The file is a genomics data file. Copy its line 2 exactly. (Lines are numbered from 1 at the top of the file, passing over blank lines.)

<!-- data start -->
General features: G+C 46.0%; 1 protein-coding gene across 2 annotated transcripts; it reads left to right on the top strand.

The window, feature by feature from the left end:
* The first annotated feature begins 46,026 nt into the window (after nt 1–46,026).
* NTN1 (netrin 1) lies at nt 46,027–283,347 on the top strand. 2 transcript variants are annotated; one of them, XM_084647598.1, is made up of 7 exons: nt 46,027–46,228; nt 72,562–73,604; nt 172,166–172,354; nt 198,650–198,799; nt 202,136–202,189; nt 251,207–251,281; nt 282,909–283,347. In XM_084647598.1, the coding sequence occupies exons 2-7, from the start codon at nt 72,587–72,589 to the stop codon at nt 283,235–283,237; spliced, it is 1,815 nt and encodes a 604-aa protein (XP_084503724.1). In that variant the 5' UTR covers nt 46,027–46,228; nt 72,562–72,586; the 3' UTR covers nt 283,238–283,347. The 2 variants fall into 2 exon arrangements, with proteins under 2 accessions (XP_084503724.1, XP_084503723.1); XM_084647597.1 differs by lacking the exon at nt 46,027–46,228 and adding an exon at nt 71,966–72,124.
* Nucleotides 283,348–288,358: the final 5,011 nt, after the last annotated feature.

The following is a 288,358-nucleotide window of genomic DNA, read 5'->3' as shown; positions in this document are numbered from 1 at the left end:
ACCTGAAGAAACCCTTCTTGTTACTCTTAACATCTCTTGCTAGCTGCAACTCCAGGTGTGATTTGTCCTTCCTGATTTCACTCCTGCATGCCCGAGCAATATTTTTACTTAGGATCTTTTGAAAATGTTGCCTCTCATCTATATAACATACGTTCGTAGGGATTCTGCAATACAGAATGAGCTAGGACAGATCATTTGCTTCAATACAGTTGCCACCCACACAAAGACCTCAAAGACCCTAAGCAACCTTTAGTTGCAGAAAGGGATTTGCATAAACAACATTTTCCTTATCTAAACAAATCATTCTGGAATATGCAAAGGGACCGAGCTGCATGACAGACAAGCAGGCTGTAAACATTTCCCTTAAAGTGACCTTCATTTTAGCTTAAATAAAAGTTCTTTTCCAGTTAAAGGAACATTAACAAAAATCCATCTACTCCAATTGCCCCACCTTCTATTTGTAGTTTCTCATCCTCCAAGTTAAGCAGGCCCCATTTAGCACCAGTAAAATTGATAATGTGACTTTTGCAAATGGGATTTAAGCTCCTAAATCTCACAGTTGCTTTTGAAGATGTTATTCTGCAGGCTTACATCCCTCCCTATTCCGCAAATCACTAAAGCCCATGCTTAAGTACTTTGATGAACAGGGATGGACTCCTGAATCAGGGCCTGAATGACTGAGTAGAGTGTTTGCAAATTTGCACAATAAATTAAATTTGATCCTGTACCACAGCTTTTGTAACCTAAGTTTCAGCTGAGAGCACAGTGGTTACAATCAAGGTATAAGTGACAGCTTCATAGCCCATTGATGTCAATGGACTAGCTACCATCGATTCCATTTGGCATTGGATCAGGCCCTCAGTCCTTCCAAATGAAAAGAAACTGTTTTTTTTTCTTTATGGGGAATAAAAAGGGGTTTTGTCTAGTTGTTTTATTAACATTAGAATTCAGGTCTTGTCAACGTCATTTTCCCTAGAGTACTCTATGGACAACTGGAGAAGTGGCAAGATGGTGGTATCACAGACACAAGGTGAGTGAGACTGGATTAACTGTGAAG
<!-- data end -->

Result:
The window, feature by feature from the left end: